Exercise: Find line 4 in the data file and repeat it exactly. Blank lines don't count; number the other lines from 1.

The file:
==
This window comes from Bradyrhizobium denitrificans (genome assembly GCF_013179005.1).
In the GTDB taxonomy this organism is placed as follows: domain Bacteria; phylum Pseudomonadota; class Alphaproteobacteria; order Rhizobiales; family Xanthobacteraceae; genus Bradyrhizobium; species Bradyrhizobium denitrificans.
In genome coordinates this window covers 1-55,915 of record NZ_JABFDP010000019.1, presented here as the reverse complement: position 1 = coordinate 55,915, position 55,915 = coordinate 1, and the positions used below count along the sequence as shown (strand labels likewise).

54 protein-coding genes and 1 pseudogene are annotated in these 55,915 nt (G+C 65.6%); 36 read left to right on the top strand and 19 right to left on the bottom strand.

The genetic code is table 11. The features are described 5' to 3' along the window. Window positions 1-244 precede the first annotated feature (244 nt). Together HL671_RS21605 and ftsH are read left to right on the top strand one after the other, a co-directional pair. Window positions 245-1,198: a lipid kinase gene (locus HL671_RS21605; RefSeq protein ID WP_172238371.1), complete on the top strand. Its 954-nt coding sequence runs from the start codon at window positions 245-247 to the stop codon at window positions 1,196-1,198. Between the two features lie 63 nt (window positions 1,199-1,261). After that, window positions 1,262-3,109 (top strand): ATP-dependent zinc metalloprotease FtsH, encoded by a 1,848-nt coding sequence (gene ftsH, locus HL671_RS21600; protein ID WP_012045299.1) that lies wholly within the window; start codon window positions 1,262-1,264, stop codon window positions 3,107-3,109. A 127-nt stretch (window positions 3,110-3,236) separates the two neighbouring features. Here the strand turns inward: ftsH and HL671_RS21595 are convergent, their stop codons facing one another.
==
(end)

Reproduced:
54 protein-coding genes and 1 pseudogene are annotated in these 55,915 nt (G+C 65.6%); 36 read left to right on the top strand and 19 right to left on the bottom strand.